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Kirt Blattenberger,
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RF Cafe began life in 1996 as "RF Tools" in an AOL screen name web space totaling 2 MB. Its primary purpose was to provide me with ready access to commonly needed formulas and reference material while performing my work as an RF system and circuit design engineer. The Internet was still largely an unknown entity at the time and not much was available in the form of WYSIWYG ...

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Space Debris Collector Robot
Video for Engineers

Space Debris Collector Robot - RF Cafe Video for EngineersSpace junk is becoming more of a problem on a daily basis. It is not necessarily that a new satellite or part of its launch system is added each day, it's that there is so much junk floating around up there now that collisions between existing components are continually creating new junk. In fact, if you look at the chart to the right that appeared in the April 2012 edition of Scientific American ("Space Age Wasteland: Debris in Orbit Is Here to Stay"), you will see that the multiplication effect will continue to produce more space junk even if all new launches are halted immediately (the lower line). The upper line extrapolates growth of space junk at the current rate of satellite launches. Of course the dots shown are not in scale to the volume of space represented, but we know empirically that collisions occur frequently.

Space Age Wasteland: Debris in Orbit Is Here to Stay - RF CafeThe North American Aerospace Defense Command (NORAD) puts a lot of work into tracking space debris in order to predict reentry hazards, orbital collisions, and to be able to differentiate between benign projectiles and hostile military projectiles. We hear a couple times a year about the need to adjust the orbit of the International Space Station in order to avoid potential collisions with orbiting space junk. Back when the U.S. wasn't a 3rd-world nation from the manned space program perspective, the Shuttle often changed orbit to avoid man-made objects. With an orbital speed of around 18,000 mph, even a small chunk of busted former antenna or attitude control nozzle could rip right through the spacecraft.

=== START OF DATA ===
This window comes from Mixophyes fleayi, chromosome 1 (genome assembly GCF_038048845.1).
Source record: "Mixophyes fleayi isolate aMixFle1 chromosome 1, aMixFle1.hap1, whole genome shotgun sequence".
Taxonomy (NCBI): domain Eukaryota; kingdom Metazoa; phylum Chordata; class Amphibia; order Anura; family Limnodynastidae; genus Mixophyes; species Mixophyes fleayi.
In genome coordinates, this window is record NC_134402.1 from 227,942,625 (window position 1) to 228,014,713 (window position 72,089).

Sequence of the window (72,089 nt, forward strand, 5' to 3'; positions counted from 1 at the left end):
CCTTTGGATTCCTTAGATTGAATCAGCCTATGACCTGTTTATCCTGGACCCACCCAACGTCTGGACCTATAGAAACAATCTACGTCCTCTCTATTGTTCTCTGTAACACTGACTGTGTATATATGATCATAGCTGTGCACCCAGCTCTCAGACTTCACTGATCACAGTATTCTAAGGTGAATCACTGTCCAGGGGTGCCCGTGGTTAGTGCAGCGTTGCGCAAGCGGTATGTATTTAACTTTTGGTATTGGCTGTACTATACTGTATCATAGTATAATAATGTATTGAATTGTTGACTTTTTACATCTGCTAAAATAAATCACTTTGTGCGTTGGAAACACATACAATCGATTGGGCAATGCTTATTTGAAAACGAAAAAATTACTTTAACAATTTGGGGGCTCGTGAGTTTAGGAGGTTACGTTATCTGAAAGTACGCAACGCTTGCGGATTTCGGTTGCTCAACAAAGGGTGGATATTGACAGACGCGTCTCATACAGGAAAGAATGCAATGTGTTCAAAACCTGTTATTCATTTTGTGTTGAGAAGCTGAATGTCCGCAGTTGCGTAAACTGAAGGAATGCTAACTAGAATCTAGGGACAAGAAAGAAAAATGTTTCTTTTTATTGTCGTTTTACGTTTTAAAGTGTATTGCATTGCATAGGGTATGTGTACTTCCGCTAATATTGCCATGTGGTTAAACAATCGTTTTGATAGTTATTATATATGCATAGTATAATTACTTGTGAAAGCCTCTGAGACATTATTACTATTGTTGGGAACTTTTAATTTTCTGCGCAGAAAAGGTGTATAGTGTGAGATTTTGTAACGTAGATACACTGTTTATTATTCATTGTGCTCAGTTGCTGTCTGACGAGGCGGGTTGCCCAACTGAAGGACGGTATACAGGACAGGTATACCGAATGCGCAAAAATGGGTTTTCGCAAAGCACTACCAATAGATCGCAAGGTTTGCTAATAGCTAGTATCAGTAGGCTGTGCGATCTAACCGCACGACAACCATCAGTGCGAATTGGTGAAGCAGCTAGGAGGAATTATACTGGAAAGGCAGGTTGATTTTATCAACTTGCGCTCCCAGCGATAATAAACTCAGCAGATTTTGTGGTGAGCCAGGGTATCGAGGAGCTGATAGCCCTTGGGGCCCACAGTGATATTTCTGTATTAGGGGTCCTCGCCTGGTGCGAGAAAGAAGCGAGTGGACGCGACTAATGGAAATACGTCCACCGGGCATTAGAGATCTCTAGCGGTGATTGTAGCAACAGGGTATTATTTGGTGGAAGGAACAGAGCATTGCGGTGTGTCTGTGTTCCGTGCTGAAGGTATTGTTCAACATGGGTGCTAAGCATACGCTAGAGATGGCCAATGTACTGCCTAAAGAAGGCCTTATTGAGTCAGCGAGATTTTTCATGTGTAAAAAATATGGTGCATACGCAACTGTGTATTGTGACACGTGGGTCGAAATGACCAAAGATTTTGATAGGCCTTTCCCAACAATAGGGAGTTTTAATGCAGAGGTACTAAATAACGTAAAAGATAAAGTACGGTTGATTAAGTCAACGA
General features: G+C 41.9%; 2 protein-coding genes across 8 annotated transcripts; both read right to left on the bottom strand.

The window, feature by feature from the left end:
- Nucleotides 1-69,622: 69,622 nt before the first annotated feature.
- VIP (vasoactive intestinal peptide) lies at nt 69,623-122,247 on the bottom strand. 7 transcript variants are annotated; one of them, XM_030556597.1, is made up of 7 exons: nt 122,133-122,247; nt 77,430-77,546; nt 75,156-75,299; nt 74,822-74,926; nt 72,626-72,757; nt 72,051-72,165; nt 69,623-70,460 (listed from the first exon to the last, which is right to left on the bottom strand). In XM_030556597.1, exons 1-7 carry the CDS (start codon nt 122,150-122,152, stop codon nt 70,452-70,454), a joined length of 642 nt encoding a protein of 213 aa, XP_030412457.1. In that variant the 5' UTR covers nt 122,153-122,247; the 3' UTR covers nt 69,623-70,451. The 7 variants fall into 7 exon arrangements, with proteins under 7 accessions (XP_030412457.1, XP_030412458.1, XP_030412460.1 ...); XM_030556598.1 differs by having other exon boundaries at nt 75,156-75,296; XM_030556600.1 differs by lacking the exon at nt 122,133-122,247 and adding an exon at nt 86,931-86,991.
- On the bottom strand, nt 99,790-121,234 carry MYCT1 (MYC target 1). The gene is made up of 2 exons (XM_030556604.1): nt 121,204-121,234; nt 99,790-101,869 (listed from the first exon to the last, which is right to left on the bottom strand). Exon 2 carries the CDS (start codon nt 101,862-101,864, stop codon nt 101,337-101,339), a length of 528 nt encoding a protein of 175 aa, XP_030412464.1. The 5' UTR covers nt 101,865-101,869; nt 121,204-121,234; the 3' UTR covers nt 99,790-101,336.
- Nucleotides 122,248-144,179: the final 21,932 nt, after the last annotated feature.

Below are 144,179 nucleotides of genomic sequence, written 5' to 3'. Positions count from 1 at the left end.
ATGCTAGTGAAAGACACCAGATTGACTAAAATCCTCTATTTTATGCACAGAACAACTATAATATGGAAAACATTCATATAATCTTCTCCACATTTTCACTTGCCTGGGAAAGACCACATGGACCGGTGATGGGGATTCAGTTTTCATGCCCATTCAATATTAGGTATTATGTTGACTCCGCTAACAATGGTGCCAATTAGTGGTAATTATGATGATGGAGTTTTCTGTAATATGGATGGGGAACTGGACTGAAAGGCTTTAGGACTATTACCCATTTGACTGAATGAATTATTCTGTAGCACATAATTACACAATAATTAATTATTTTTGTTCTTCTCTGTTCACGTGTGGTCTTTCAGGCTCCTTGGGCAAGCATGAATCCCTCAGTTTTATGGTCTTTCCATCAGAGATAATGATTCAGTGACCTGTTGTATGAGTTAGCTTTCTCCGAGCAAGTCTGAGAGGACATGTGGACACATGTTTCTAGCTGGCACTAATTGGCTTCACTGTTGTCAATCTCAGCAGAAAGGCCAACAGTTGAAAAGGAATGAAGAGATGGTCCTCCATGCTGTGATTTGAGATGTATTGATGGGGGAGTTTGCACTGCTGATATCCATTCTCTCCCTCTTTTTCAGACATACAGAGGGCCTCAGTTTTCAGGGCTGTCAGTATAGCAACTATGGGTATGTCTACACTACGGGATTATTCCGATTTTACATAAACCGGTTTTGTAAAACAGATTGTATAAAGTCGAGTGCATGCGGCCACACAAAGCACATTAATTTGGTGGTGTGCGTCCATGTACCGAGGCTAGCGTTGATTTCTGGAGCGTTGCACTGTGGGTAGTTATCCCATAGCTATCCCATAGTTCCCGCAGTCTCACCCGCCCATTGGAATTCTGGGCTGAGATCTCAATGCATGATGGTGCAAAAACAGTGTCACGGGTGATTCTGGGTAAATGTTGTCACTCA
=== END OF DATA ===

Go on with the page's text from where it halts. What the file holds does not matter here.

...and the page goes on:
Space debris that is just left over from abandoned satellites and their launch systems is bad enough, but a couple years ago the Chinese created thousands of chunks of junk when they tested a space weapon on their own Fengyun-1C satellite. In 2009, a Russian accidently (ostensibly) collided with an Iridium satellite and created a pile of new debris. According to a story by Discover, China is responsible for 40% of all space junk even though they have been relative newcomers to the realm. The U.S. produced 27.5% and Russia produced 25.5%.

To help mitigate the problem, engineers and scientists at the Swiss Space Center at EPFL recently launched the "CleanSpace One" project. The aim is to design and build a satellite that will chase, grab and destroy space debris, primarily one of the first Swiss satellites, Swisscube-1 or TIsat-1. The plan is to hurl the objects into a much lower orbit so that it will quickly degrade and reenter the Earth's atmosphere and burn up. It will be interesting to see what they come up with for a propulsion system that is sufficient to service many objects before having to commit cosmological suicide by intentionally subjecting itself to a fiery end in the sky. We'll know when CleanSpace One is operational by a marked increase the frequency of news stories on Bubbas reporting UFO sightings.


Space Debris Collector Robot

Videos for Engineers - RF CafeThis collection of video and a few audio files represents files that have been featured on the RF Cafe homepage. Every week or so a new file is added that should be of interest to RF Cafe visitors.

All Videos for Engineers archive pages:
| 1 | 2 | 3 | 4 | 5 | 6 | 7 | 8 | 9 | 10 | 11 | 12 | 13 | 14 | 15 |
| 16 | 17 | 18 |19 | 20 | 21 | 22 | 23 | 24 | 25 |

Please send me an e-mail if you have a good subject. Note: "Videos for Engineers" formerly went by the name "Cool Videos."



Posted April 13, 2012